Fiasp® is now available on the Pharmaceutical Benefits Scheme (PBS) for the treatment of diabetes mellitus. Fiasp® is a novel formulation of insulin aspart containing the excipients nicotinamide (vitamin B3) and arginine hydrochloride.

Human insulin molecules naturally self-associate to form hexamers that are too large to readily cross capillary membranes. The rate-limiting step for absorption and onset of action following subcutaneous injection is, therefore, the conversion of these hexamers into smaller units. Nicotinamide increases the rate of dissociation of insulin hexamers into dimers and monomers, resulting in faster absorption. Arginine is an amino acid that has been added to stabilise the formulation.

As nicotinamide and arginine hydrochloride are considered excipients, the generic name for Fiasp® is simply insulin aspart. It is important to note that this formulation is not interchangeable with NovoRapid®. In comparison to NovoRapid®, Fiasp® has an onset of action that is around five minutes faster and a glucose-lowering effect that is 74% greater during the first 30 minutes. Clinical trials demonstrate that this results in improved postprandial blood glucose control without increasing the overall risk of hypoglycaemia. The total and maximum glucose-lowering effect of Fiasp® is similar to that of NovoRapid®.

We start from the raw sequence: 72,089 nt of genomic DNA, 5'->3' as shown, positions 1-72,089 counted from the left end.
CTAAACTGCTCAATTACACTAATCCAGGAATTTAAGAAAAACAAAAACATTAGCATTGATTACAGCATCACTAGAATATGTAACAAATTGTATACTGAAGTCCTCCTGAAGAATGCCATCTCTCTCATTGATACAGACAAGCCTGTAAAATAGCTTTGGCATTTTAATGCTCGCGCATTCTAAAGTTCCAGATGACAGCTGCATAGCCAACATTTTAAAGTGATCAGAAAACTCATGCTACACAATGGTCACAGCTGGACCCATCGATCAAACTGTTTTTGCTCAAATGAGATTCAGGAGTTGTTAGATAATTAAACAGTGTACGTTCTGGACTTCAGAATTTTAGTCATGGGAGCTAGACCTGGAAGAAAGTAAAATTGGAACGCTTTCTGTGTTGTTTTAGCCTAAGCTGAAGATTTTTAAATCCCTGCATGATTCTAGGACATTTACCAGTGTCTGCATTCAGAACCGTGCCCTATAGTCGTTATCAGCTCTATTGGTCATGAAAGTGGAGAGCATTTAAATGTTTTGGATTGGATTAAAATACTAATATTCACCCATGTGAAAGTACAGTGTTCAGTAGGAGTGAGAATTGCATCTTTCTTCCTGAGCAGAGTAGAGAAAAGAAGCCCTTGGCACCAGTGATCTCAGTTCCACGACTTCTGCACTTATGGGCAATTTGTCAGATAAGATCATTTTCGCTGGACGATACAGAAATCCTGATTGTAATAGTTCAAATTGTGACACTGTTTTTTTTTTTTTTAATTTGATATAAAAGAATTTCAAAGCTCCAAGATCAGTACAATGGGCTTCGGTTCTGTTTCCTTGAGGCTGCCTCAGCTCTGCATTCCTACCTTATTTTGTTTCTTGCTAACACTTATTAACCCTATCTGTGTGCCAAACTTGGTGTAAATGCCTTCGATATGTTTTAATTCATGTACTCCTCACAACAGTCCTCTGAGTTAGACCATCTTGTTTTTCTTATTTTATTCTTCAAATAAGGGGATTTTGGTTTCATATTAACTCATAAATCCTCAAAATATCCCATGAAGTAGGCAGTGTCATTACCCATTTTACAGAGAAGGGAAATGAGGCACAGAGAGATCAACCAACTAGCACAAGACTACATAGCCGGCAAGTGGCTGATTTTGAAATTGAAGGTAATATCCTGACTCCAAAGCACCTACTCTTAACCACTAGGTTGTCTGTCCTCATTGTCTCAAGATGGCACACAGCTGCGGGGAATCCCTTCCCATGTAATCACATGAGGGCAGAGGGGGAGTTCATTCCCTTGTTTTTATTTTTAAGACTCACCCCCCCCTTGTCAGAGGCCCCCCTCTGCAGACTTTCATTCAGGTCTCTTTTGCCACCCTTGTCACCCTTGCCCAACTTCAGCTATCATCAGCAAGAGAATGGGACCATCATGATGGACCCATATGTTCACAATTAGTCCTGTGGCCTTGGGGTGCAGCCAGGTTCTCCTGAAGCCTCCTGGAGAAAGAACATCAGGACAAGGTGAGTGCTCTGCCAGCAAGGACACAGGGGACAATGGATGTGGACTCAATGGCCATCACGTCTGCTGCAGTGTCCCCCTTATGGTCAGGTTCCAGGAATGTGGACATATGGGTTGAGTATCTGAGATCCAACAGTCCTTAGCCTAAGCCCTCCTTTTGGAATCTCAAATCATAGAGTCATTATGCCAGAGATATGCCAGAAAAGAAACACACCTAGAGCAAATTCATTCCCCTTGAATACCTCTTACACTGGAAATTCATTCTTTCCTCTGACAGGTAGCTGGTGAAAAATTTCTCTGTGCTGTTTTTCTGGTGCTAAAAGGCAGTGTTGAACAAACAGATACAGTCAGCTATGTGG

To avoid confusion, the Australian Commission on Safety and Quality in Healthcare recommend all insulin orders specify the full brand name of the product to be administered.


  1. Fiasp® (Insulin aspart) Australian approved product information. Baulkham Hills: Novo Nordisk. Approved July 2017.
  2. Heise T, Zijlstra E, Nosek L, Rikte T, Eng L, Haahr H. Pharmacological properties of faster‐acting insulin aspart vs insulin aspart in patients with type 1 diabetes receiving continuous subcutaneous insulin infusion: a randomized, double‐blind, crossover trial. Diabetes Obes Metab. 2017; 19(2): 208-15.
  3. Kildegaard J, Buckley ST, Nielsen RH, Povlsen GK, Seested T, Ribel U, et al. Elucidating the mechanism of absorption of fast-acting insulin aspart: the role of niacinamide. Pharm Res. 2019; 36(3): 49.

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